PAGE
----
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Big City Exodus

Earlier this week, riot-besieged Chicago raised bridges to keep raiding parties out of downtown (Photo by Scott Olson/Getty Images)

From the New York Daily News this evening:

New York’s savage summer of violence raged on this weekend with nearly two dozen shootings — four of them fatal — and a deadly beating during a 36-hour citywide tsunami of terror.

Police recorded 23 shooting incidents involving 36 victims between 12:01 a.m. Friday and mid-day Saturday, with an off-duty Department of Corrections officer fatally blasted with 11 bullets over a Queens parking spot and three other victims killed by the gunfire echoing across the city’s boroughs.

The ongoing indifference to human life included the savage beating death of Deshawn Bush, 36, of Brooklyn, during an early morning fight with another man in the West Village.

Businesses are getting out of NYC:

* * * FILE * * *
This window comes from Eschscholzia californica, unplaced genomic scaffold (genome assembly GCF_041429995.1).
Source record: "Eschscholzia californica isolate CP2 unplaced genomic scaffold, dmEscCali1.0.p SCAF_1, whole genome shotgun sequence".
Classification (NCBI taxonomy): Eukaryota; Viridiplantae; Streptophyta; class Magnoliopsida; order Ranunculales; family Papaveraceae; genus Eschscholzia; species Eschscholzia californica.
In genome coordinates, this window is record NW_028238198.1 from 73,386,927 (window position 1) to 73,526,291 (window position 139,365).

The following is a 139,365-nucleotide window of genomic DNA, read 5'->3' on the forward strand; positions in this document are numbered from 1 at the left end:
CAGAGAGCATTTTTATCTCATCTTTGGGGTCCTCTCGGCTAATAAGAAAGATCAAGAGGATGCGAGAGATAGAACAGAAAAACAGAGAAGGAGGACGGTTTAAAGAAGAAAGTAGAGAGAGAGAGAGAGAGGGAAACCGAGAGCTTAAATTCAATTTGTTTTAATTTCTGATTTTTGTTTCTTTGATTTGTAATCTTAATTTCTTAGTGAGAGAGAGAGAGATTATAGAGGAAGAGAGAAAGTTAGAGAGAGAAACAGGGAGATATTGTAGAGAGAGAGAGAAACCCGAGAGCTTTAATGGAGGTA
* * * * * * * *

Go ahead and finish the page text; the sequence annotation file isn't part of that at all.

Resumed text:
“There’s no reason to do business in New York,” Mr. Weinstein said. “I can do the same volume in Florida in the same square feet as I would have in New York, with my expenses being much less. The idea was that branding and locations were important, but the expense of being in this city has overtaken the marketing group that says you have to be there.”

Even as the city has contained the virus and slowly reopens, there are ominous signs that some national brands are starting to abandon New York. The city is home to many flagship stores, chains and high-profile restaurants that tolerated astronomical rents and other costs because of New York’s global cachet and the reliable onslaught of tourists and commuters.

But New York today looks nothing like it did just a few months ago.

In Manhattan’s major retail corridors, from SoHo to Fifth Avenue to Madison Avenue, once packed sidewalks are now nearly empty. A fraction of the usual army of office workers goes into work every day, and many wealthy residents have left the city for second homes.